According to various sources, Linus Torvalds once said: "If Microsoft ever does applications for Linux it means I've won." Well if this quote is in fact valid, then Linus has indeed won. In this article, we'll examine whether or not the war was won or if this is merely a battle to prolong Microsoft's reign in the software universe.
Developers. Developers. Developers. Despite all the things Microsoft got wrong during the Ballmer years, the concept of catering to developers was one thing the company did understand. The official line is that Microsoft wants to make their developer tools more widely available to developers, regardless of their preferred platform. A noble concept on the surface, but I believe there is more to this story than mere availability.
Allow me to paint you a picture. Imagine I'm a wagon wheel builder. Not simply a builder, but the best in the world. In fact, I'm so good that I managed to corner the market worldwide. Then over the next few years, the demand for my wagon wheels slows down as more folks begin riding in cars and motor-scooters. In essence, I believe this is "part" of Microsoft's issue. They spent so long becoming masters of one space that they lost ground in two other areas.
Cloud services and mobile are two areas Microsoft is playing catch-up in. First example: when you visit any list of job ads looking for jobs in IT, most of them are with Linux technologies – not Microsoft. To further complicate matters, in November 2014, the house of cards known as Microsoft's "guaranteed uptime" came crashing down around them. To be fair, this also happens to AWS (Amazon). So Microsoft isn't alone in this.
Second example: Windows Mobile has been, in my humble opinion, the biggest flop in recent technology since Clippy was first introduced for Microsoft Office. It offered its users nothing that they couldn't get elsewhere. To this day, I have no clue how they thought it would offer anyone any value whatsoever. This wasn't a reflection of the efforts from the developers. This was a basic leadership issue bundled with a complete lack of direction. It seems Microsoft missed out on the idea that mobile users are already locked into existing ecosystems with their mobile software. So unless Microsoft offers something jaw-droppingly amazing, there was zero incentive to migrate to their mobile OS.
The above two examples alone would have bankrupted lesser companies. And this isn't even including Bing, which to this day wants folks to use its search engine in exchange for "rewards." Then came the Nokia acquisition, then the layoffs….most of whom worked for Nokia. The list of foolish mistakes just kept mounting. It was obvious that Microsoft was in trouble. They weren't going out of business, but the soul of the company was challenged.
Microsoft's inability to adapt with the times has hurt its reputation badly. Not badly enough to unhinge companies married to their IP (intellectual property) mind you. But their reputation took a big enough beating that they've begun to do the unthinkable – they welcomed Linux.
Linux is a threat to Microsoft, so rather than trying to destroy it, they're embracing it….after a fashion.
Today Microsoft not only supports Linux with their Azure technology, but they're also releasing a new software product for the Linux desktop (among other platforms). The software is Visual Studio Code. By itself this might not seem like a huge deal. But during the Ballmer era, a software release from Microsoft would never have been made available to Linux users.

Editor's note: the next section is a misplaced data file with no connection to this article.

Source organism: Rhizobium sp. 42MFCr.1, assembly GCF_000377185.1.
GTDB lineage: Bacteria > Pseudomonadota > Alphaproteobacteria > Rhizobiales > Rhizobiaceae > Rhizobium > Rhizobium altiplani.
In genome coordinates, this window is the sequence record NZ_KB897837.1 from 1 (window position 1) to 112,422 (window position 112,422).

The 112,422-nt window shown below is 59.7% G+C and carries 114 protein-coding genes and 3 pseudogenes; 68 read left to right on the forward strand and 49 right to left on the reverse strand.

Back in 2014, there was an unsubstantiated claim that Microsoft Linux was on its way to Linux. I believe that this is likely, however it will be licensed to select distros. My guess as to the first distro to offer such a thing would be SUSE since they're already in an existing partnership with the Redmond giant.
All of this may sound fantastic on the surface, yet when you stop to think about what motivates a publicly traded company, common sense abruptly rears its head. Microsoft needs to make sure they're not only cash positive but that their shareholders are happy as well. This means growth must be ongoing. Anything that can be done to ensure growth must be examined. It's this need to expand that is driving the seemingly warm embrace of Linux from Microsoft, not some massive change of heart. All we're seeing here with Visual Studio Code is acceptance that Linux is no longer just a server-based OS.
Hopefully it also puts that dated, unsubstantiated Linux market share number that is horribly inaccurate to rest. In truth, Ubuntu alone has been installed on millions of desktops. However, because desktop Linux lacks the requirement of a license key and is completely free, getting an accurate number is extremely difficult.
If end users and developers are benefiting from Microsoft's recent efforts within the Linux space, then I think that's just fine. I say this fully understanding that this was a business decision for Microsoft to remain as relevant as possible, going forward. But the idea that Linux users have somehow won anything is naive.
Like many businesses, Microsoft would be thrilled to do whatever they can to snuff out the competition. It's not personal, it's just how publicly traded corporations end up doing things to keep their growth numbers looking good. Their end game with introducing Visual Studio Code into the Linux space was designed merely as a practical move. They will fight hard for as long as possible to keep the Windows desktop relevant. And if that means offering developer tools in a cross platform capacity so Windows (and other platform) applications can be built using Linux, so be it.
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